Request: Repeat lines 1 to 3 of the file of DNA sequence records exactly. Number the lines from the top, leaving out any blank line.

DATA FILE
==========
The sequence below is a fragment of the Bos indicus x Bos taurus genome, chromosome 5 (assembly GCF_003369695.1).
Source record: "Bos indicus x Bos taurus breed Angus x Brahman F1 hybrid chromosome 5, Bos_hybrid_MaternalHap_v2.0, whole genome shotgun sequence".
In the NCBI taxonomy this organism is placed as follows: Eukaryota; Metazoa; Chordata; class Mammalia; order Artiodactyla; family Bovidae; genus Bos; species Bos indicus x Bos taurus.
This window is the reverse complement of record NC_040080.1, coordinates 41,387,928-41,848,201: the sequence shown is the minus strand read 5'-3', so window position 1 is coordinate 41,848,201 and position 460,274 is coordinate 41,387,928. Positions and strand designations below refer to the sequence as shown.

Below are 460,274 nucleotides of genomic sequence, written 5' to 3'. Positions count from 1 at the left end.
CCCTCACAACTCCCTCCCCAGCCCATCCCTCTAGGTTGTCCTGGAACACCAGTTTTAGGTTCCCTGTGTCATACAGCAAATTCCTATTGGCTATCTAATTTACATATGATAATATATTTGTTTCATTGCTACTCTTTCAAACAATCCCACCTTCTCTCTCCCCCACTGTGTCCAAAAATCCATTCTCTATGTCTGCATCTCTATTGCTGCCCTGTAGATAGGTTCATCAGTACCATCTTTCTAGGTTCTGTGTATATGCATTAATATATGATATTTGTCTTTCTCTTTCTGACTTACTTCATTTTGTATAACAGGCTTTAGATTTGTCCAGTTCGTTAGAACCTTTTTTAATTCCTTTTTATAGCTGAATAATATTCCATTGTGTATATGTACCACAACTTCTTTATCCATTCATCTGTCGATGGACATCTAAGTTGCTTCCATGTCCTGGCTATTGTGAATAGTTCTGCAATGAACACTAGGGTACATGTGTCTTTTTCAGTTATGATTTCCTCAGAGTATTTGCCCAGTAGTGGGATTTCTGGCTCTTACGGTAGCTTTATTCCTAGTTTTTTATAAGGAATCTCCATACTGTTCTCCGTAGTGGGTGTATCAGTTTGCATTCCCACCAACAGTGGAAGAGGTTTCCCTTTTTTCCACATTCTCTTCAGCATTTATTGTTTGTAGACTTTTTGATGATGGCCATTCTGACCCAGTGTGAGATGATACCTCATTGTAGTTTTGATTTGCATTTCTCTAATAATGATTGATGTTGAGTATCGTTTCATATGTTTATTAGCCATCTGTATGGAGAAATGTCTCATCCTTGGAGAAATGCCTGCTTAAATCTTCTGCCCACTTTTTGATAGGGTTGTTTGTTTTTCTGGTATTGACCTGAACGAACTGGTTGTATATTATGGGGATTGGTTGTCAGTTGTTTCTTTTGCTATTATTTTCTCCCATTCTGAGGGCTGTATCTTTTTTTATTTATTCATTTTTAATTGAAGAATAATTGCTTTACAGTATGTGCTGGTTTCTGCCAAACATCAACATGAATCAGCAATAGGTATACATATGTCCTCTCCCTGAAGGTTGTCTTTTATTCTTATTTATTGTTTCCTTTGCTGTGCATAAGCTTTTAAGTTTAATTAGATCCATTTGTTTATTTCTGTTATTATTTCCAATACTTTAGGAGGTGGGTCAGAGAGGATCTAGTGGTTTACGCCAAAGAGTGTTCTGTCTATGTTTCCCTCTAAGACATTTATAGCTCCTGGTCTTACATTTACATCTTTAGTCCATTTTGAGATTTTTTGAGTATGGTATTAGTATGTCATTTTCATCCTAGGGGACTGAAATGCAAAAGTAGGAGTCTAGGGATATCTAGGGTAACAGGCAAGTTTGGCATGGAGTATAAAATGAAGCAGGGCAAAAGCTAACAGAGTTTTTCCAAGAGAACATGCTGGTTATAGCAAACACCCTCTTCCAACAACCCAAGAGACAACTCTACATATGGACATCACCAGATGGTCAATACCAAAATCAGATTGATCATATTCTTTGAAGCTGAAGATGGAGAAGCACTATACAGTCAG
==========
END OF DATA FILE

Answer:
The sequence below is a fragment of the Bos indicus x Bos taurus genome, chromosome 5 (assembly GCF_003369695.1).
Source record: "Bos indicus x Bos taurus breed Angus x Brahman F1 hybrid chromosome 5, Bos_hybrid_MaternalHap_v2.0, whole genome shotgun sequence".
In the NCBI taxonomy this organism is placed as follows: Eukaryota; Metazoa; Chordata; class Mammalia; order Artiodactyla; family Bovidae; genus Bos; species Bos indicus x Bos taurus.